Archive for September, 2007
As a young man, I was fascinated by Bertolt Brecht’s plays. They were a wonder to me, and I was always a fan of his writing. Visually, the stage sets were great to see. I have been to several plays, and although good, the photographs of Brecht’s performances were different. This was due to Casper Naher, a stage set designer. He gave a great deal of thought to how the audience would view his sets. A chief concern was lighting. He could create intimacy and expanse with a flip of the switch.
I recently read that psychologists say that we are biologically inclined to move towards the light. This fact explains many images which recur throughout human history, and it gives us an insight to our own home’s lights. Lights should be strategically placed to give our mind a focus point, as much as providing us with the need for light for a certain task. This series of posts will deal with different types of lighting, home staging with lights, a home inspector’s concerns with light fixtures, and ideas on how to set up various lights.
In our energy conscious times, I wanted to start with sunlight. I walk into so many homes where the curtains are drawn. I love natural light, so I only close a curtain for privacy. This is not really in style, but some people still use sheer fabric curtains to allow light in, while maintaining a screen from public view. I enjoy creating scenes outside my windows, so I have a reason for them to be open. Outside my office window, I have bougainvilleas above with a bird bath set to the height of the bottom sill, so I can look out for avian visitors. My daughter’s window is high, so I grow cannas there to have flowers fill her view. My parents used glass blocks to provide light in part of their home, instead of a window. The windows were looking onto a driveway, where the sight could not be improved. Take the time to consider how you can use your windows effectively for light.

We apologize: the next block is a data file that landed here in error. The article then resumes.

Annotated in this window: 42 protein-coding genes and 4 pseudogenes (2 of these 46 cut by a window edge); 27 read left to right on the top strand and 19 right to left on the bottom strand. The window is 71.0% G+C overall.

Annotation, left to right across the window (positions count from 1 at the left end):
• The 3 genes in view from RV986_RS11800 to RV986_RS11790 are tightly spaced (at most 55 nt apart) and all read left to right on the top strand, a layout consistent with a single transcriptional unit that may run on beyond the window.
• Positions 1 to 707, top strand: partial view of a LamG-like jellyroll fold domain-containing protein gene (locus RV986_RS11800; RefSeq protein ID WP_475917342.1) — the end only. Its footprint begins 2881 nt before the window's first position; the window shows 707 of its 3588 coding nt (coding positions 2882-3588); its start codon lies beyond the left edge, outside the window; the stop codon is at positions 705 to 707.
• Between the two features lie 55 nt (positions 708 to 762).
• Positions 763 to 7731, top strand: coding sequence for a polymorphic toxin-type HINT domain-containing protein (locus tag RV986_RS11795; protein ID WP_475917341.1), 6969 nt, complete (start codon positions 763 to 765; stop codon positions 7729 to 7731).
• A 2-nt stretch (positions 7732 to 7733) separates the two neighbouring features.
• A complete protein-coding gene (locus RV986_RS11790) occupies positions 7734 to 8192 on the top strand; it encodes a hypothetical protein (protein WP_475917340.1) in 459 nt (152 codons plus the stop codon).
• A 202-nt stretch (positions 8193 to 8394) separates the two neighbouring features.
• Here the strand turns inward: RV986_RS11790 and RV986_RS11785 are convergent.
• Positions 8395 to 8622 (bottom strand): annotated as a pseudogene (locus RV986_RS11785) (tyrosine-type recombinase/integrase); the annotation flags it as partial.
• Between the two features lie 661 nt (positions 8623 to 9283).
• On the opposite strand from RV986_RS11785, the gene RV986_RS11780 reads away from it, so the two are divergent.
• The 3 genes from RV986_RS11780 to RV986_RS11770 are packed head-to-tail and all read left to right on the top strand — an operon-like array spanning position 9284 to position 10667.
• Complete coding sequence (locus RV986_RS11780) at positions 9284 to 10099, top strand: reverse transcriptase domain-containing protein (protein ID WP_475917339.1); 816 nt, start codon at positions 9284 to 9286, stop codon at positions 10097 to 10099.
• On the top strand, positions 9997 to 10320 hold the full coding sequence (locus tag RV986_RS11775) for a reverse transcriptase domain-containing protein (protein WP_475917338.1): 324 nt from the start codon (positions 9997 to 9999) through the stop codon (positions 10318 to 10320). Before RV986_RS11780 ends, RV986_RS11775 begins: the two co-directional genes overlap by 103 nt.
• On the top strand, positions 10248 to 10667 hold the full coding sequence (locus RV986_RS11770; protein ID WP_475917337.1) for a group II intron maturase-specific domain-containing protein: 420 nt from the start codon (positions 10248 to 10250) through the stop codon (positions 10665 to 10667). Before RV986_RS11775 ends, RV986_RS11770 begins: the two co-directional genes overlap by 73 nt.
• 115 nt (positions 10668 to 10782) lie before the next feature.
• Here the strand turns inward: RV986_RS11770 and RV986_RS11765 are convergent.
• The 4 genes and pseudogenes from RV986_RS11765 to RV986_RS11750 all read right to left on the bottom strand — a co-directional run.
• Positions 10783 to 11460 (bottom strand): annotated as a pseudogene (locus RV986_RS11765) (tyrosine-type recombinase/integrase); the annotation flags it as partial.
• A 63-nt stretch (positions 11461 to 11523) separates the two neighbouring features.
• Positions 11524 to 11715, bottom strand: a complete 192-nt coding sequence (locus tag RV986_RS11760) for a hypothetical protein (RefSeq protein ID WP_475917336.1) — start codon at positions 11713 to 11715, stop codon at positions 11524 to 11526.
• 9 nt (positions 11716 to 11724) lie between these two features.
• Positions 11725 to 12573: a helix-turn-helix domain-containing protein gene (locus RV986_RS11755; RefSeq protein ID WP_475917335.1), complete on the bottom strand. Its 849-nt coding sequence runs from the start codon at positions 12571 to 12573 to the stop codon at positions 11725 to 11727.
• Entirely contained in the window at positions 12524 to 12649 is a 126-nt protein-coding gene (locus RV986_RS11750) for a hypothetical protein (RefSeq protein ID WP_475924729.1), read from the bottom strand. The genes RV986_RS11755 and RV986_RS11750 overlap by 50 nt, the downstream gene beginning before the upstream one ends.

I have seen people add windows to help increase light in certain parts of a house; however, I came across two creative ways to bring light in, and prying eyes out. Light wells go back to ancient times. On Crete, you will find them used in the sprawling ruins, but the idea is still useful. Light wells are more common in town homes, where they service as private patios in the interior of the home. I have seen a builder use this idea in a new home though. The home’s design had one truly dark area, and the builder placed a light well in that location. It was designed as a garden space for a truly glorious effect. When building a home (or if undergoing major renovations), this method is a good choice. The second means which is similar to a light well is the cupola with windows. I was walking by a house this weekend which had a grand cupola installed to provide light to the middle of a large house. I have seen this idea used in non-living area buildings, such as churches, but not in a home. This cupola was added by the homeowners to bring light into their den area. It was a large structure, but this idea could work on a smaller scale. I like this idea better than a skylight, since they frequently leak when retrofitted into an existing roof.
A less expensive alternative to these solutions is a new product on the market, which I have seen called suntubes. (Note: I saw the suntubes name in an article about a year ago, but I saw a program with this device being called a Sola Tube or solatube.) They are like miniature skylights. The flange end for the interior looks similar to the flange for a recessed light. On the other end of the extendable tube is a bubble for the exterior. I have not seen one installed, but it appears to be less prone to leaks than a sky light. I want to install a couple of these tubes on my interior hallway, where I think they would work well. I am waiting till I install a new roof, just because I want to do everything possible to prevent a leak. These tubes seem to be a good idea for any location where you want sunlight, but do not have the option for a window or other means for bringing light into your home.